Chapman on a roll: Rookie third baseman Matt Chapman blasted a 435-foot homer for his third long ball in as many days, and that wasn’t his most impressive moment of Monday’s game. Chapman made a terrific stop in the seventh to start an inning-ending double play with the bases loaded to keep Oakland in the game at 4-2. He also showed some athleticism with a leaping catch with the A’s in the shift. Chapman basically was playing shortstop in that alignment, and the catch was persuasive evidence of why the A’s briefly experimented with him at shortstop in the minors. Overall, the A’s played strong defensively, with Khris Davis making a couple of nice plays in left field.

Axford struggles again: A tough season for reliever John Axford continues, as the veteran entered to begin the seventh and promptly loaded the bases with no outs before being pulled. He walked two and allowed a single before Melvin called on Josh Smith, called up just Monday from the minors. Axford has issued 17 walks in 21 innings this season.

Rotation thoughts: With Kendall Graveman seemingly nearing a return from a shoulder injury, Smith is basically auditioning to stay in the rotation each time he takes the mound, though a trade of Sonny Gray wouldn’t make things such a tight squeeze. From that standpoint, Smith helped himself again with a strong outing, and he also turned in a couple bare-hand plays defensively to aid his cause.

No Montas: With Frankie Montas stuck in New York because of a visa issue, the A’s recalled Josh Smith from Triple-A Nashville to fortify the bullpen. First baseman/outfielder Matt Olson was sent down to clear a roster spot.

A's use three solo shots to avoid sweep vs Mets

A's use three solo shots to avoid sweep vs Mets


NEW YORK — Rookie Matt Chapman quickly atoned for a baserunning blunder by hitting a tiebreaking home run in the seventh inning that sent the Oakland Athletics over the Mets 3-2 Sunday, ending New York's four-game winning streak.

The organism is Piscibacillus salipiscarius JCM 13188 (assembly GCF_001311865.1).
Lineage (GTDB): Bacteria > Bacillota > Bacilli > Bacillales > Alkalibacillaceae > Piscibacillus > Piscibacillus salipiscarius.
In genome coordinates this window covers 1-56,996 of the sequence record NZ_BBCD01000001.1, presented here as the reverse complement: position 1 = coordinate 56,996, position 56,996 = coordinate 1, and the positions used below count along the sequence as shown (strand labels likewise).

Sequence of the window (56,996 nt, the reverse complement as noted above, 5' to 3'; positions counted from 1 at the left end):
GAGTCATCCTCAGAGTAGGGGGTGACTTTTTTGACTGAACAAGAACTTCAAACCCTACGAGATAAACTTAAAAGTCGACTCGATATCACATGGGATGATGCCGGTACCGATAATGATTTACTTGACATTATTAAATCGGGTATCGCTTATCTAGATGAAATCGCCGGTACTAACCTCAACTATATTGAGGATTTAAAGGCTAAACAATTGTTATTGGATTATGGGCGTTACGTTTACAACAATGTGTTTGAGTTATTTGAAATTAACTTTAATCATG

With the July 31 trade deadline nearing and far back in the NL wild-card race, the Mets now start a 10-game trip, and there's no telling whether veterans such as Jay Bruce and Lucas Duda will remain on the team when it returns to Citi Field.

Marcus Semien and Khris Davis also homered for Oakland, helping Bob Melvin post his 999th victory as a big league manager. Semien connected on the sixth pitch of the game, and Davis hit his 28th home run in the fourth.

Michael Conforto hit his 19th homer of the season and fifth of the Mets' 6-4 homestand that followed the All-Star break.

Oakland led 2-1 when Chapman opened the fifth with a double and moved up on a wild pitch by Rafael Montero (1-7). But with no outs, Chapman wandered too far from third base and was picked off by catcher Rene Rivera.

After the Mets tied it on an RBI grounder by Jose Reyes, Chapman launched a drive with two outs in the seventh. Chapman showed pop in the minors, and has homered four times since making his major league debut last month, including a drive Saturday night.

The Athletics made another mistake on the bases in the ninth when Jed Lowrie tried to steal second — with pinch-runner Rajai Davis already there, resulting in an out.

Rookie Daniel Gossett (2-5) gave up two runs and five hits in six innings. He snagged a line drive by Curtis Granderson just above his head in the fifth, preserving Oakland's one-run lead.

Santiago Casilla, a possible trade target in the next two weeks, worked the ninth for his 16th save in 21 chances. After Wilmer Flores singled with one out, pinch-hitter Yoenis Cespedes hit a flyball that got fans hollering it might leave the park, but it was caught way short of the warning track.

The A's improved to 3-10 in interleague play, still the worst mark in the majors. The start of the game was delayed 61 minutes because of rain.

Despite the defeat, it was not a total loss for Montero. He was 0 for 28 at the plate in his major league career before lining a two-out single in the fifth. He broke into a big smile and the ball was thrown into the Mets dugout for safekeeping.

Montero then scampered to third when Conforto struck out on a wild pitch that bounced toward the New York bench. Granderson's bid for a tying hit was caught by the right-handed Gossett, who took off his glove, rotated his left shoulder to work out a kink, spit, tilted his hat and shook his head as he slowly walked off the mound.


Athletics: Righty reliever Ryan Dull (strained knee) could rejoin the A's for the finale of the upcoming four-game series in Toronto. ... 1B Ryon Healy didn't start for the second straight game after getting hit in the head by a bad hop Friday.

Mets: Cespedes and INF Asdrubal Cabrera didn't start, with manager Terry Collins saying the veterans told him they could use a day off.


Athletics: RHP Chris Smith (0-0, 2.77 ERA) starts in Toronto vs. LHP Francisco Liriano (5-5, 6.15). Smith made his first major league start earlier this month at age 36.

Mets: RHP Jacob deGrom (11-3, 3.37) has won seven straight starts. He has a 1.51 ERA in that span, striking out 50 and walking 10. He'll face Padres LHP Clayton Richard (5-10, 5.35).